Glycomacropeptide Ameliorates Indomethacin-Induced Enteropathy in Rats by Modifying Intestinal Inflammation and Oxidative Stress.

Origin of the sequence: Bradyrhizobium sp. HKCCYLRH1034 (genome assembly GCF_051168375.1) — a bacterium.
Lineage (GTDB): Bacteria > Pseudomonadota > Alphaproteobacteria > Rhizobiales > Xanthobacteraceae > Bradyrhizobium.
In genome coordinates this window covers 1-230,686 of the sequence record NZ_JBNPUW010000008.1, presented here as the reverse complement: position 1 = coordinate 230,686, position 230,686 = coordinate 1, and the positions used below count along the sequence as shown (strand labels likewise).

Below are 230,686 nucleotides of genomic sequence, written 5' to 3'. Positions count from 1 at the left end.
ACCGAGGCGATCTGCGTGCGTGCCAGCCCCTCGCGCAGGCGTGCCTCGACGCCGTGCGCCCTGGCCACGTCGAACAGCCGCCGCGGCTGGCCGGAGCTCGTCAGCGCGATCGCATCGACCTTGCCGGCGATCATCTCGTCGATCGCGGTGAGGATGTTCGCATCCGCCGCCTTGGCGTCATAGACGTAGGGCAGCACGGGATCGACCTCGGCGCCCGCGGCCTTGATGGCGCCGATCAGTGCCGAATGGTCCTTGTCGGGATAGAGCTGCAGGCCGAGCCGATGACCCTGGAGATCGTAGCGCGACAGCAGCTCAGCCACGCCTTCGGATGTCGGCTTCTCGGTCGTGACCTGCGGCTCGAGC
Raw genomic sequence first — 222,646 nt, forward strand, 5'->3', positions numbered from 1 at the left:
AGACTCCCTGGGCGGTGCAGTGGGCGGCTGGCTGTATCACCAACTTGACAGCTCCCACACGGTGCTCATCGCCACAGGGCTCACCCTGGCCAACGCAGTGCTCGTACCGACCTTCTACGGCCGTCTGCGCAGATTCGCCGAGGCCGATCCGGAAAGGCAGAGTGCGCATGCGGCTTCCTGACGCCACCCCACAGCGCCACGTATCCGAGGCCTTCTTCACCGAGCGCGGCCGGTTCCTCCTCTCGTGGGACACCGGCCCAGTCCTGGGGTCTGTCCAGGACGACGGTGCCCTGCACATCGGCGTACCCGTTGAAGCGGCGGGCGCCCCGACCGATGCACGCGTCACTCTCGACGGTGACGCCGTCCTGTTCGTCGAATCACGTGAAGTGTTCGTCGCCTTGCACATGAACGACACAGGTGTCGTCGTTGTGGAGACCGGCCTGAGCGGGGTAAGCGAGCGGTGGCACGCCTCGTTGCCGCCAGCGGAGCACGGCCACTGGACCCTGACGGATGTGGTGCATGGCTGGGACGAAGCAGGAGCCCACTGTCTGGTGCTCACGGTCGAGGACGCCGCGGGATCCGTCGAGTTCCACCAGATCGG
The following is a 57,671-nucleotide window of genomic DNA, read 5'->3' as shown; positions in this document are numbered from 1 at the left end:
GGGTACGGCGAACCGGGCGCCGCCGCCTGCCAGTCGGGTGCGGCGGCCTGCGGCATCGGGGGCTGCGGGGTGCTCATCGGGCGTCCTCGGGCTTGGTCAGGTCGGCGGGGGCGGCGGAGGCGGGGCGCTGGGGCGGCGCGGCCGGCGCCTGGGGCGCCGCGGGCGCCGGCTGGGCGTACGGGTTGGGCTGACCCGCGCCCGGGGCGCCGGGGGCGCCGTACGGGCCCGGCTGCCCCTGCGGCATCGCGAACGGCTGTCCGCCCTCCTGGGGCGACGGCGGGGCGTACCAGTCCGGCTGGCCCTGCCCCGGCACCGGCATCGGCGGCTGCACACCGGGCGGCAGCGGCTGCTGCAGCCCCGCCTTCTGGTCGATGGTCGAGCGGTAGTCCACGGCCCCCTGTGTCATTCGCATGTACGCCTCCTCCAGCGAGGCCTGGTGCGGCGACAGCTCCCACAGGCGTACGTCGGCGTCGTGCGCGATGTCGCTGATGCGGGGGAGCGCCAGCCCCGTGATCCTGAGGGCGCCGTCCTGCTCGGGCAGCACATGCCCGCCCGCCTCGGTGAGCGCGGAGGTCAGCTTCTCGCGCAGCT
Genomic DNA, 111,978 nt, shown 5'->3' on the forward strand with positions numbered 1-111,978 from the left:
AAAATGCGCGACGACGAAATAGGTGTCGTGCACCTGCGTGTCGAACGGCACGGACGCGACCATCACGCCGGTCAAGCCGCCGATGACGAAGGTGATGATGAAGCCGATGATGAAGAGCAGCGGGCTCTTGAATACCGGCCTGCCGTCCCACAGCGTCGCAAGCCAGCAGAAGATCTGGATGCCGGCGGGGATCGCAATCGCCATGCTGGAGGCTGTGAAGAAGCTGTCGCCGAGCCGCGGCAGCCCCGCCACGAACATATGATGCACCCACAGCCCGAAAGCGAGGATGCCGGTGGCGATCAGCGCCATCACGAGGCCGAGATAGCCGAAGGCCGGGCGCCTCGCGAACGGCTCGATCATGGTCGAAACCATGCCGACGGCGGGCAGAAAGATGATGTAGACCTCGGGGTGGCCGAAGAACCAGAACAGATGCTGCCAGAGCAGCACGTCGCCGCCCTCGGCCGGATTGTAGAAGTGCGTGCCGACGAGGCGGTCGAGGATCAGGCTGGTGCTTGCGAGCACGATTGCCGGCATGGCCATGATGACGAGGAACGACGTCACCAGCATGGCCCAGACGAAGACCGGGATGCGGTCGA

Nonsteroidal anti-inflammatory drug (NSAID)-induced enteropathy is considered a serious and increasing clinical problem without available treatment. Glycomacropeptide (GMP) is a 64-amino acid peptide derived from milk κ-casein with numerous biological activities. The aim of this study was to investigate the protective effect of GMP on NSAID enteropathy in rats. Enteropathy was induced by seven days oral indomethacin administration. Rats were orally GMP treated from seven days previous and during the establishment of the enteropathy model. Changes in metabolism, hematological and biochemical blood alterations, intestinal inflammation and oxidative damage were analyzed. Integrity barrier markers, macroscopic intestinal damage and survival rate were also evaluated. GMP treatment prevented anorexia and weight loss in animals. Furthermore, prophylaxis with GMP ameliorated the decline in hemoglobin, hematocrit, albumin and total protein levels. The treatment had no therapeutic efficacy on the decrease of occludin and mucin (MUC)-2 expression in intestinal tissue. However, GMP markedly decreased neutrophil infiltration, and CXCL1, interleukin-1β and inducible nitric oxide synthase expression. Nitric oxide production and lipid hydroperoxide level in the small intestine were also diminished. These beneficial effects were mirrored by preventing ulcer development and increasing animal survival. These results suggest that GMP may protect against NSAID enteropathy through anti-inflammatory and antioxidant properties.